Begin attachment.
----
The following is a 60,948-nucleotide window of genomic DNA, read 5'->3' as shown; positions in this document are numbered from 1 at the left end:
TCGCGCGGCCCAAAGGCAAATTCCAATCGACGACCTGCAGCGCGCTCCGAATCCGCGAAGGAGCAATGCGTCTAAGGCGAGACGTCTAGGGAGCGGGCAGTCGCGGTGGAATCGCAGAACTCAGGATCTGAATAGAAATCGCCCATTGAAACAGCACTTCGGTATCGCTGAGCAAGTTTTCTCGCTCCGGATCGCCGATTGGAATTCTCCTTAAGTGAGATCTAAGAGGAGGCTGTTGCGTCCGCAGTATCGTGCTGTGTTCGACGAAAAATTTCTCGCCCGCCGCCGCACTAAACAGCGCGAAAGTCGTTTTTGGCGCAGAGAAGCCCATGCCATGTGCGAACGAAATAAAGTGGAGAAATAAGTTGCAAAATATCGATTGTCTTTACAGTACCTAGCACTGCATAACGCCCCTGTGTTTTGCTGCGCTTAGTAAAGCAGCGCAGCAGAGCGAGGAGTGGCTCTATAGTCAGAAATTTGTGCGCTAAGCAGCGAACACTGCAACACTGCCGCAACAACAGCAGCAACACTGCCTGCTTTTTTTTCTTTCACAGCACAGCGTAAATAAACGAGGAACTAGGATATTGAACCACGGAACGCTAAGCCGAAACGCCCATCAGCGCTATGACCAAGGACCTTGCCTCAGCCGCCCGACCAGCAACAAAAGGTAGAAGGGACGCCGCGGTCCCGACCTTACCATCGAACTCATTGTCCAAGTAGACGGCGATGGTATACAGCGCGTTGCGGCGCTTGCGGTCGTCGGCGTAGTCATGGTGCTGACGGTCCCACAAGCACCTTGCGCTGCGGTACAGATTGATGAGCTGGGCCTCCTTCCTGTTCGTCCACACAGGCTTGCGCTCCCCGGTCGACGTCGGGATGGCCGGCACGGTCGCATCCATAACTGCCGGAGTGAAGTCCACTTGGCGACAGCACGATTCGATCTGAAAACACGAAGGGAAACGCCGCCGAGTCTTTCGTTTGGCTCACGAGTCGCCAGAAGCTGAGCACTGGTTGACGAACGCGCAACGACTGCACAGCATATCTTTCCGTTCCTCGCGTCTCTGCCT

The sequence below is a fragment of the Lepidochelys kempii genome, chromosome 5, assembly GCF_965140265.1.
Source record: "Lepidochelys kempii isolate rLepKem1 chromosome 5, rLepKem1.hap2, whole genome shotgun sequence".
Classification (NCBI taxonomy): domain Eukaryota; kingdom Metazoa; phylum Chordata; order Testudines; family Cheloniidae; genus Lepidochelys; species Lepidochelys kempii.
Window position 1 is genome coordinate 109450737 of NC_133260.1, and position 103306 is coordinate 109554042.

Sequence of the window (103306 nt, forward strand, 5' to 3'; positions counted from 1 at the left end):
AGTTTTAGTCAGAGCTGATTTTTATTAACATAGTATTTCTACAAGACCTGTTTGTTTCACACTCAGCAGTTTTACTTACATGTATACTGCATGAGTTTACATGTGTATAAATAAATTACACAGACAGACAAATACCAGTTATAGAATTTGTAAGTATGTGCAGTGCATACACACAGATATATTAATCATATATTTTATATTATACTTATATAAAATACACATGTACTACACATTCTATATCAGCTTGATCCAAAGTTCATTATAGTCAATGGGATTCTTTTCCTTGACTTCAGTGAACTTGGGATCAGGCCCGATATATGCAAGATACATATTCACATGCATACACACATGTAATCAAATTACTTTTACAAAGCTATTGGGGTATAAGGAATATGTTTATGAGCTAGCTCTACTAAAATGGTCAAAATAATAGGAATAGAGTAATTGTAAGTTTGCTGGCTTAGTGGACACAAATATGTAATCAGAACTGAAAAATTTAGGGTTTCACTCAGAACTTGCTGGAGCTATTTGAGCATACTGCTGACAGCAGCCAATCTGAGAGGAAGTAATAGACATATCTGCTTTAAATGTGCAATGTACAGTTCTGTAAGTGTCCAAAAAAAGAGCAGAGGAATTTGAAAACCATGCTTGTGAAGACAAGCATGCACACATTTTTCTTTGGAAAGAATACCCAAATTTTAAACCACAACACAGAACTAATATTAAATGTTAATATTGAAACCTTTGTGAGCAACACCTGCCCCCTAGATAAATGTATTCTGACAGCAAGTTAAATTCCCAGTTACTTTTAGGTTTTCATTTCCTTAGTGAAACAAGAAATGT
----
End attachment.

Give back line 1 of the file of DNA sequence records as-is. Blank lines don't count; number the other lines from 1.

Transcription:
The following is a 60,948-nucleotide window of genomic DNA, read 5'->3' as shown; positions in this document are numbered from 1 at the left end: